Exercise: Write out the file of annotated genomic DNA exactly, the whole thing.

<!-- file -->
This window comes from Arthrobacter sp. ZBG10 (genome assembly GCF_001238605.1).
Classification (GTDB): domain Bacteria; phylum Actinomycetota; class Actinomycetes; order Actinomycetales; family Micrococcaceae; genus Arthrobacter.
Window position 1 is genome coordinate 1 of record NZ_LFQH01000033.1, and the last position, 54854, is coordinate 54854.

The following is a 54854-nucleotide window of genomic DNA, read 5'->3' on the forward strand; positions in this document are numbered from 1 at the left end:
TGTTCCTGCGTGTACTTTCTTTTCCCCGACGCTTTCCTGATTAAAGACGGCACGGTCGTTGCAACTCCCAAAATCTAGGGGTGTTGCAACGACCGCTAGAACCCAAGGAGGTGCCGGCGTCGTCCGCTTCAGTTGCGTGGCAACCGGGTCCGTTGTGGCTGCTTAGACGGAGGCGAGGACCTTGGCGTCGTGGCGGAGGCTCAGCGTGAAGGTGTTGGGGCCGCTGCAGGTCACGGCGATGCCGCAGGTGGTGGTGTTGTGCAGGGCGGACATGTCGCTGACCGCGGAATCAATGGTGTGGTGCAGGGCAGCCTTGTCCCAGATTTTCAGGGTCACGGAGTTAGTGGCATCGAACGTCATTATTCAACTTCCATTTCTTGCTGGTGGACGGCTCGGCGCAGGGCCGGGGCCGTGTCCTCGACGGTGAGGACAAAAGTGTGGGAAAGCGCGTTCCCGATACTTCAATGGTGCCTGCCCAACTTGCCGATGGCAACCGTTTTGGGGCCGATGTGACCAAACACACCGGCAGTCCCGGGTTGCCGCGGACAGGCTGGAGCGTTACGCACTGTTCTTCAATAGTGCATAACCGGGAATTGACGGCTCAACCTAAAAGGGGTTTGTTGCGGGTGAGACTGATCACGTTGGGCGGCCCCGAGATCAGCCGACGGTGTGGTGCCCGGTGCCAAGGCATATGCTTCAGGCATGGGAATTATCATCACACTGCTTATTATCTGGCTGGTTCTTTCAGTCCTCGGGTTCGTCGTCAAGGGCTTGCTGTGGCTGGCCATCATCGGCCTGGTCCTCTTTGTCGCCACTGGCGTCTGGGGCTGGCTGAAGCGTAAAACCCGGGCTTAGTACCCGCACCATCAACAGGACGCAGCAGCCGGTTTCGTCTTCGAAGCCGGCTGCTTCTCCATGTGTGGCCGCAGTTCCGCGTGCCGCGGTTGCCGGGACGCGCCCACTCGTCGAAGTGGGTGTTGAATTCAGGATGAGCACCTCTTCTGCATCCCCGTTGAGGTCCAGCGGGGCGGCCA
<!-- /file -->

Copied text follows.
This window comes from Arthrobacter sp. ZBG10 (genome assembly GCF_001238605.1).
Classification (GTDB): domain Bacteria; phylum Actinomycetota; class Actinomycetes; order Actinomycetales; family Micrococcaceae; genus Arthrobacter.
Window position 1 is genome coordinate 1 of record NZ_LFQH01000033.1, and the last position, 54854, is coordinate 54854.

The following is a 54854-nucleotide window of genomic DNA, read 5'->3' on the forward strand; positions in this document are numbered from 1 at the left end:
TGTTCCTGCGTGTACTTTCTTTTCCCCGACGCTTTCCTGATTAAAGACGGCACGGTCGTTGCAACTCCCAAAATCTAGGGGTGTTGCAACGACCGCTAGAACCCAAGGAGGTGCCGGCGTCGTCCGCTTCAGTTGCGTGGCAACCGGGTCCGTTGTGGCTGCTTAGACGGAGGCGAGGACCTTGGCGTCGTGGCGGAGGCTCAGCGTGAAGGTGTTGGGGCCGCTGCAGGTCACGGCGATGCCGCAGGTGGTGGTGTTGTGCAGGGCGGACATGTCGCTGACCGCGGAATCAATGGTGTGGTGCAGGGCAGCCTTGTCCCAGATTTTCAGGGTCACGGAGTTAGTGGCATCGAACGTCATTATTCAACTTCCATTTCTTGCTGGTGGACGGCTCGGCGCAGGGCCGGGGCCGTGTCCTCGACGGTGAGGACAAAAGTGTGGGAAAGCGCGTTCCCGATACTTCAATGGTGCCTGCCCAACTTGCCGATGGCAACCGTTTTGGGGCCGATGTGACCAAACACACCGGCAGTCCCGGGTTGCCGCGGACAGGCTGGAGCGTTACGCACTGTTCTTCAATAGTGCATAACCGGGAATTGACGGCTCAACCTAAAAGGGGTTTGTTGCGGGTGAGACTGATCACGTTGGGCGGCCCCGAGATCAGCCGACGGTGTGGTGCCCGGTGCCAAGGCATATGCTTCAGGCATGGGAATTATCATCACACTGCTTATTATCTGGCTGGTTCTTTCAGTCCTCGGGTTCGTCGTCAAGGGCTTGCTGTGGCTGGCCATCATCGGCCTGGTCCTCTTTGTCGCCACTGGCGTCTGGGGCTGGCTGAAGCGTAAAACCCGGGCTTAGTACCCGCACCATCAACAGGACGCAGCAGCCGGTTTCGTCTTCGAAGCCGGCTGCTTCTCCATGTGTGGCCGCAGTTCCGCGTGCCGCGGTTGCCGGGACGCGCCCACTCGTCGAAGTGGGTGTTGAATTCAGGATGAGCACCTCTTCTGCATCCCCGTTGAGGTCCAGCGGGGCGGCCA